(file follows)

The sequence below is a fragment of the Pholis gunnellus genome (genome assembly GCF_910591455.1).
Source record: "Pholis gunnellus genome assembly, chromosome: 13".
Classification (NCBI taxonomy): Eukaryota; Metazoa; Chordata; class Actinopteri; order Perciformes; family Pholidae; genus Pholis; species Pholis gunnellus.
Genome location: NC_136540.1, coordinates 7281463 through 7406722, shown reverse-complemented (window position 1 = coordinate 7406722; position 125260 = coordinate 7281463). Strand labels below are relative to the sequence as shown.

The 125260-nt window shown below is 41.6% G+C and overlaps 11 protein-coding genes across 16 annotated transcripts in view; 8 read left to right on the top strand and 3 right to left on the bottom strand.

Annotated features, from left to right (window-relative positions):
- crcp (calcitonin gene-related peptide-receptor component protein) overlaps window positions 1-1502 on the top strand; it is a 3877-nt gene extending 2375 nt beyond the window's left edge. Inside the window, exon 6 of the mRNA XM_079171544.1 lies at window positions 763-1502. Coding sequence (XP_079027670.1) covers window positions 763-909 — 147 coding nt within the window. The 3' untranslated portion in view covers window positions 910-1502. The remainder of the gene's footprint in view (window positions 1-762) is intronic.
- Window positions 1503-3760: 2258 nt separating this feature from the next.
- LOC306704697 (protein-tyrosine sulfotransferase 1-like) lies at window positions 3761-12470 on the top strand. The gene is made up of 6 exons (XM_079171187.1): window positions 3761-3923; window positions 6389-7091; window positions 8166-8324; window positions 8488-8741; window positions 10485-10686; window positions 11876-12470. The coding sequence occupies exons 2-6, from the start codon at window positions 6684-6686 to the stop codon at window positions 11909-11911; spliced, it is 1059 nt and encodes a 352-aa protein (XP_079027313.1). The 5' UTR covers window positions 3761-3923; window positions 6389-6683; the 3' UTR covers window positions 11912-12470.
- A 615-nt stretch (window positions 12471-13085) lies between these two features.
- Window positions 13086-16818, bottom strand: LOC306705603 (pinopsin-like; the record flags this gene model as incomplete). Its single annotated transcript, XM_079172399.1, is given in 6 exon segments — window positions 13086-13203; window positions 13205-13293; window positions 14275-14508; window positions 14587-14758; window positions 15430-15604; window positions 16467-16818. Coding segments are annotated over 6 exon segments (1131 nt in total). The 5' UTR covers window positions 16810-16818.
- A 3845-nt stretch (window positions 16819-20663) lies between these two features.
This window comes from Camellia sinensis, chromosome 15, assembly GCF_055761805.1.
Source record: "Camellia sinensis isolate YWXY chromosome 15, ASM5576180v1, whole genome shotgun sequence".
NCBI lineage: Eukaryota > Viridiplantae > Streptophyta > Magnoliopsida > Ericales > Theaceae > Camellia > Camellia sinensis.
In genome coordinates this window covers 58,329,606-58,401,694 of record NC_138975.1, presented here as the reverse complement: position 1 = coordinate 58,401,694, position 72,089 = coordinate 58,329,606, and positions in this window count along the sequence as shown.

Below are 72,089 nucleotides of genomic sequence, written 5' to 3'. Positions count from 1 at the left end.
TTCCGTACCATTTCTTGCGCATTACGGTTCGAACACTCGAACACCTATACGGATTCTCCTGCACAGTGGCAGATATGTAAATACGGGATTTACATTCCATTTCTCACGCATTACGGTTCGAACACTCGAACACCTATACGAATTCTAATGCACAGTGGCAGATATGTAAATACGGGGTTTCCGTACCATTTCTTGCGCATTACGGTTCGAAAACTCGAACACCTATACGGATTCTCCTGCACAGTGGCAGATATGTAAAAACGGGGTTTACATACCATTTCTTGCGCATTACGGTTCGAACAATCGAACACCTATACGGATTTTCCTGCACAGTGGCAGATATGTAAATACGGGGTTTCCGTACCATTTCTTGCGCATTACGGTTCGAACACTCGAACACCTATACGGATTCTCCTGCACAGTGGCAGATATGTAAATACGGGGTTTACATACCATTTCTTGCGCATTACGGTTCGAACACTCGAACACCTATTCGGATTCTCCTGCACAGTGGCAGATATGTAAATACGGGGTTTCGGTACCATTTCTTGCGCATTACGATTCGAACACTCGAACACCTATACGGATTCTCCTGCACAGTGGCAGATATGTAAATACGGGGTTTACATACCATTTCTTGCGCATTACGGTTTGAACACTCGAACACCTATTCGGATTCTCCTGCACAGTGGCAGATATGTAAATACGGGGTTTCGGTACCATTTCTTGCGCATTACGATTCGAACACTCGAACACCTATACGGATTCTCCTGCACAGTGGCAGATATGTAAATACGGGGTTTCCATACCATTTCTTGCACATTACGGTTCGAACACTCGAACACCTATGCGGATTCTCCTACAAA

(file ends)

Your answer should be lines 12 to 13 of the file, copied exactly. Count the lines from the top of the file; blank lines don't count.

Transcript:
- A 3845-nt stretch (window positions 16819-20663) lies between these two features.
This window comes from Camellia sinensis, chromosome 15, assembly GCF_055761805.1.